Board of Ed Considers $6.6M Energy Saving Plan

The town would not have to bond or even invest money into an energy-saving project that would pay for itself over each of 15 years, according to a proposal now before the Board of Education.

An energy-saving project proposed for all seven of Darien's public school buildings would pay for itself each fiscal year over the course of 15 years and result in less energy usage and newer, upgraded building equipment, the Board of Education was told on Tuesday.

The proposal, put together by Honeywell under the supervision of an independent consulting company which would help monitor it, involves $6.6 million worth of changes, including replacement of the old, pneumatic-tube system of heating controls in some public schools.

Those pneumatic tubes, vital to the heating systems of some school buildings, will need to be replaced, schools Finance Director Richard Huot told the Board of Education. This would be one way of replacing them without costing taxpayers any money, he said.

The proposal is longer and larger in scope than any energy-saving project he's ever worked with, Huot said.

Board of Education Chairperson Elizabeth Hagerty-Ross said she was unimpressed by the 15-year length of the payback period. Other energy-saving projects have been proposed with much shorter periods in which school districts would save enough on energy for the project to pay for itself, she pointed out.

Those projects involved expenditure in one fiscal year that would be countered with energy savings in future years. This proposal would involve no borrowing of money by the town.

The Board of Finance may decide it wants to fund the proposed projects in some other way, Hagerty-Ross said.

School Superintendent Stephen V. Falcone said he thought the proposal would benefit the school district, but he suggested that the Board of Education and perhaps Board of Finance might want to take a tour of some nearby school district that had adopted a similar plan.

Here are the 10 areas that Honeywell would work on if it gets the contract:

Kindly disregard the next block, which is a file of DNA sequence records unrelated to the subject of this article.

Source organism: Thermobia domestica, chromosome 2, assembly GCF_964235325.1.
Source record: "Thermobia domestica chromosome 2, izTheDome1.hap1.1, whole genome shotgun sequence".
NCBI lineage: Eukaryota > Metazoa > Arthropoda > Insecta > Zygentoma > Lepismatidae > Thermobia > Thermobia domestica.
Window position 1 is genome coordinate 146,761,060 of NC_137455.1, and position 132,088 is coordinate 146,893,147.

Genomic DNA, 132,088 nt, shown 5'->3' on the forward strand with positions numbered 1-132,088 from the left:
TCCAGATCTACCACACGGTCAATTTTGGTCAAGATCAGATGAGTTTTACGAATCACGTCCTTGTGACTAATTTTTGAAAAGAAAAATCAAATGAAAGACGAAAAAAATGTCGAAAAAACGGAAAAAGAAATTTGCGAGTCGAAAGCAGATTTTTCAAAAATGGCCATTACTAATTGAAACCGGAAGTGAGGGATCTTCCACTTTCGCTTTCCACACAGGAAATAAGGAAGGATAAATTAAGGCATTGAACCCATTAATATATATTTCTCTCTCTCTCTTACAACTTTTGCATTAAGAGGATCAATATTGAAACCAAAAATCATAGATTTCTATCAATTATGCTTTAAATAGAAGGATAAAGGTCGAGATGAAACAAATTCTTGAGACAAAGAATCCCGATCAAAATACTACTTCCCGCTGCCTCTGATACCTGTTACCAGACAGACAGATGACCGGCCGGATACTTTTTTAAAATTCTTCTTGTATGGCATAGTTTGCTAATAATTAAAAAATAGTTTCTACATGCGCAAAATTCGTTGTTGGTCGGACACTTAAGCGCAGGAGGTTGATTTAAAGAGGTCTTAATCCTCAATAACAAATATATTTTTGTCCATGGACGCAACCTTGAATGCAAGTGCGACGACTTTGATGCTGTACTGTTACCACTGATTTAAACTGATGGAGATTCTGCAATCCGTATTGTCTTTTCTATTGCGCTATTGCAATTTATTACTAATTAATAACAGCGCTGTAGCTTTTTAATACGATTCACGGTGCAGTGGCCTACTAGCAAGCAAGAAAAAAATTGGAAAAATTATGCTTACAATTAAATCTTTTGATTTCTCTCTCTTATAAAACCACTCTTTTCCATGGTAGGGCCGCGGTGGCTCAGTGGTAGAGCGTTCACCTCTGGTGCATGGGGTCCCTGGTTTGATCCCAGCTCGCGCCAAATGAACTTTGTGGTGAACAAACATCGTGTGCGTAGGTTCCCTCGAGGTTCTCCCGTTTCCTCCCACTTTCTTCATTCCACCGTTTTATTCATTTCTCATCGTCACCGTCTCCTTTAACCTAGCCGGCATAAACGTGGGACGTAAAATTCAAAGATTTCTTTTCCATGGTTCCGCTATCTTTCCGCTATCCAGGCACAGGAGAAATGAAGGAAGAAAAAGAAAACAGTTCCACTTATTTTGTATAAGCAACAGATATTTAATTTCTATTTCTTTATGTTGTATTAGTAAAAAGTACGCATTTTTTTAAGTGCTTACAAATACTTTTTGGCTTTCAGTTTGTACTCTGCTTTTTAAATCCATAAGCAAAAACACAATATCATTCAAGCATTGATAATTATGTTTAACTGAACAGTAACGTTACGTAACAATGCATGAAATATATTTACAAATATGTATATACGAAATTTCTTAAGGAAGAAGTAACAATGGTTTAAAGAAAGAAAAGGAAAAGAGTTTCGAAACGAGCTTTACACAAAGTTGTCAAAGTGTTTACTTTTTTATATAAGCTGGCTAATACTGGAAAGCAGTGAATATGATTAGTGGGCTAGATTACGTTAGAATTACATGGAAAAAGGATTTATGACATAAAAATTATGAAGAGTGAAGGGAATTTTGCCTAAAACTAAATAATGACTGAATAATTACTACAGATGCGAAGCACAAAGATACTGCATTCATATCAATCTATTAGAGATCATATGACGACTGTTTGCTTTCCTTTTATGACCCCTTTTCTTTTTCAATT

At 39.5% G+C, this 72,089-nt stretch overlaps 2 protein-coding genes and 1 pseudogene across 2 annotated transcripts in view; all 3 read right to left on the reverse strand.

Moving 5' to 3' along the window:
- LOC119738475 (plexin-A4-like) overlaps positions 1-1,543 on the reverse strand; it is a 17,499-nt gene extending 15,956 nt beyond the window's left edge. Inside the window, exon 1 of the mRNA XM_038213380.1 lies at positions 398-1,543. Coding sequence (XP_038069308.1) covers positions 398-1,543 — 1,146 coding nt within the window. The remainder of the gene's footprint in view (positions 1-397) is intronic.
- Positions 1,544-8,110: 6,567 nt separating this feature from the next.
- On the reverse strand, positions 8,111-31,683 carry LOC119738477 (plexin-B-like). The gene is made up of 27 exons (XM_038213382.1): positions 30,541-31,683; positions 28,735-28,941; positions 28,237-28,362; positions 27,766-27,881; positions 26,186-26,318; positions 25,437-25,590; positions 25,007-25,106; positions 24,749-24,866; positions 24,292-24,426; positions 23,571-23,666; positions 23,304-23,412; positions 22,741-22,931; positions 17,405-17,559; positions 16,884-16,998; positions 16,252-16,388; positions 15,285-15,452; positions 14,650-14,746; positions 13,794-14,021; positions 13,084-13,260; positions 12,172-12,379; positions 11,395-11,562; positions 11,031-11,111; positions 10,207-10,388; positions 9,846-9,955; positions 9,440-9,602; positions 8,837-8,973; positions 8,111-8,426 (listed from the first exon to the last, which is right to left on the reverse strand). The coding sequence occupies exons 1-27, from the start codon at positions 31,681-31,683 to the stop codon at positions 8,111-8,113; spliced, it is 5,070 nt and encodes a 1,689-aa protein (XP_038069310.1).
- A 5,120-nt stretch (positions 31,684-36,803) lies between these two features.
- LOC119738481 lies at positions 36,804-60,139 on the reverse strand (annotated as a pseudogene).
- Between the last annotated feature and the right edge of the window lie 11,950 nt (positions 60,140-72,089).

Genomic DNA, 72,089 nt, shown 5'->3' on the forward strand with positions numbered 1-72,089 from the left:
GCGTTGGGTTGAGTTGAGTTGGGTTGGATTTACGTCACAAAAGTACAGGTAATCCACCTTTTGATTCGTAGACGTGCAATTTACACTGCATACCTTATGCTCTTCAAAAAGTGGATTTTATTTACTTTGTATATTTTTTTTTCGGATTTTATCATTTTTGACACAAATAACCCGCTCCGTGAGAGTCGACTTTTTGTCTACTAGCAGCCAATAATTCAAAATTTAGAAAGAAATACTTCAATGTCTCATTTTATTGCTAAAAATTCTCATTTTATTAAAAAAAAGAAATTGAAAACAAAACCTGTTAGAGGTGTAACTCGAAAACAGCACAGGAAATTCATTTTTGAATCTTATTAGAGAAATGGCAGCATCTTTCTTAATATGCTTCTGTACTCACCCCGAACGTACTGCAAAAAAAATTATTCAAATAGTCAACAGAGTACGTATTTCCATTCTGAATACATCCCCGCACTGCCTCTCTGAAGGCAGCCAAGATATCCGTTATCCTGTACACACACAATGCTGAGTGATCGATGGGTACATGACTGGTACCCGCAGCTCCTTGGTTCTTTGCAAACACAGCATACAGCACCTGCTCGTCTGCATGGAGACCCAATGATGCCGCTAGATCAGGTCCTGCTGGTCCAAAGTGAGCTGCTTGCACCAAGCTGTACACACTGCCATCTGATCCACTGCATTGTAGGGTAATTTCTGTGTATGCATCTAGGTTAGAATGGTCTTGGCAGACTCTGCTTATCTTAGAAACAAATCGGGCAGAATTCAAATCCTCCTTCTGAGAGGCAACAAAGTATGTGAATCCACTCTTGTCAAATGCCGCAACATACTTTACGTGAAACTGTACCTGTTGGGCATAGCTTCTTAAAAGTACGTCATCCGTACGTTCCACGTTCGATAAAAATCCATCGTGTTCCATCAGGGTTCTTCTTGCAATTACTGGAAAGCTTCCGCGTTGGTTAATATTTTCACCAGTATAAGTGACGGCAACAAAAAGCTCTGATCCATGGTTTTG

1. Replace various lighting equipment, motion sensors and vending machines with more energy-efficient equipment.
  2. Replace various pieces of heating equipment, including boilers, burners, fans and radiators.
  3. Upgrade systems that monitor and control building energy use.
  4. Replace or improve doors to better insulate buildings.
  5. Insulate hot-water pipes or improve insulation for them.
  6. Upgrade heating system steam traps.
  7. Replace windows.
  8. Improve efficiency of chiller plants—part of the heating, ventilation and air conditioning system of each school building.
  9. Help the school district participate in the ISO-NE Demand Reduction program which reduces electricity use when the electric grid is experiencing difficulties.
  10. Help the school district conserve water.
John O Forlivio January 23, 2013 at 11:29 AM
I heard the ice rink had a better solution with an 18 month payback . It included natural gas units that generate heat and electricity
max January 23, 2013 at 01:53 PM
Sub meter vending machines and bill vendor for electricity plus rent.
max January 23, 2013 at 01:57 PM
Hagerty-Ross seems to have the correct outlook. I suspect 15 yrs is a best case and that some of the number in the assumptions should be reviewed and adjusted to create a range of break even (change growth rate of electricity pricing, adjust usage numbers up and down, etc).
max January 23, 2013 at 01:58 PM
Heating pipes are NOT insulated? That should be an obvious item that should have been discover and solved internally, with out an outside audit.
max January 23, 2013 at 02:00 PM
What about adjusting the daytime temperature down to 67 and wear a sweater? How much would that save? Probably more than canceling the kindergarten bus run. Thank you jimmy carter.
Jill Saverine January 24, 2013 at 01:05 AM
I wonder if they have considered solar power at all? I'm sure all of the schools receive a good amount of sunshine on the roof throughout the day. It would be a way to save money as any excess power (on the weekends and in the summer for example) could be sold back to the power grid. In addition it is cleaner for the environment.
Finance Guy January 24, 2013 at 04:11 AM
I'm confused. How exactly does this work? How does the contractor get paid to make the changes? Where does the money come from? We don't pay him upfront? I'd like more details.


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